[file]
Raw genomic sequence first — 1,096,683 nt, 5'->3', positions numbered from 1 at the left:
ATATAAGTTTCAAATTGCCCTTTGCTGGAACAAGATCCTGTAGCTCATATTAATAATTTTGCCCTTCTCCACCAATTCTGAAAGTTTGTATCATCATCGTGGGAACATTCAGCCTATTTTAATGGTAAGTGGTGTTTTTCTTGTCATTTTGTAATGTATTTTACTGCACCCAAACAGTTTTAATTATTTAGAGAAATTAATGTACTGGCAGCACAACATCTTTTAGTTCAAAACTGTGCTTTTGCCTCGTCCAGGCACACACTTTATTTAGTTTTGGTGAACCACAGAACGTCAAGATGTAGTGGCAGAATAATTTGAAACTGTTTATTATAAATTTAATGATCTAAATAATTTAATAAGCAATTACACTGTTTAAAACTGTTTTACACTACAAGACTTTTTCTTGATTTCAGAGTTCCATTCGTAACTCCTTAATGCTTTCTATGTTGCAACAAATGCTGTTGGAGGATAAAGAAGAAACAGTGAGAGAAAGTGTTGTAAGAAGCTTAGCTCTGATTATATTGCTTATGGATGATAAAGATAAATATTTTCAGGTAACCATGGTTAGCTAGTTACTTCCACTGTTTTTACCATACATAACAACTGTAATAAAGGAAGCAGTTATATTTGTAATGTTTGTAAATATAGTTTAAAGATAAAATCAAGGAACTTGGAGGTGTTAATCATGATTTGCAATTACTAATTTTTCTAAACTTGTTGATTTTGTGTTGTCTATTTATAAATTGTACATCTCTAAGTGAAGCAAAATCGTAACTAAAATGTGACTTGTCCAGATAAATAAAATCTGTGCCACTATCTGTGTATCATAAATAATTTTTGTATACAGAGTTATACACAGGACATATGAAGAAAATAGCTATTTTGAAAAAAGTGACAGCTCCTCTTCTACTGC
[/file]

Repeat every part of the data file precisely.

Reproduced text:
Raw genomic sequence first — 1,096,683 nt, 5'->3', positions numbered from 1 at the left:
ATATAAGTTTCAAATTGCCCTTTGCTGGAACAAGATCCTGTAGCTCATATTAATAATTTTGCCCTTCTCCACCAATTCTGAAAGTTTGTATCATCATCGTGGGAACATTCAGCCTATTTTAATGGTAAGTGGTGTTTTTCTTGTCATTTTGTAATGTATTTTACTGCACCCAAACAGTTTTAATTATTTAGAGAAATTAATGTACTGGCAGCACAACATCTTTTAGTTCAAAACTGTGCTTTTGCCTCGTCCAGGCACACACTTTATTTAGTTTTGGTGAACCACAGAACGTCAAGATGTAGTGGCAGAATAATTTGAAACTGTTTATTATAAATTTAATGATCTAAATAATTTAATAAGCAATTACACTGTTTAAAACTGTTTTACACTACAAGACTTTTTCTTGATTTCAGAGTTCCATTCGTAACTCCTTAATGCTTTCTATGTTGCAACAAATGCTGTTGGAGGATAAAGAAGAAACAGTGAGAGAAAGTGTTGTAAGAAGCTTAGCTCTGATTATATTGCTTATGGATGATAAAGATAAATATTTTCAGGTAACCATGGTTAGCTAGTTACTTCCACTGTTTTTACCATACATAACAACTGTAATAAAGGAAGCAGTTATATTTGTAATGTTTGTAAATATAGTTTAAAGATAAAATCAAGGAACTTGGAGGTGTTAATCATGATTTGCAATTACTAATTTTTCTAAACTTGTTGATTTTGTGTTGTCTATTTATAAATTGTACATCTCTAAGTGAAGCAAAATCGTAACTAAAATGTGACTTGTCCAGATAAATAAAATCTGTGCCACTATCTGTGTATCATAAATAATTTTTGTATACAGAGTTATACACAGGACATATGAAGAAAATAGCTATTTTGAAAAAAGTGACAGCTCCTCTTCTACTGC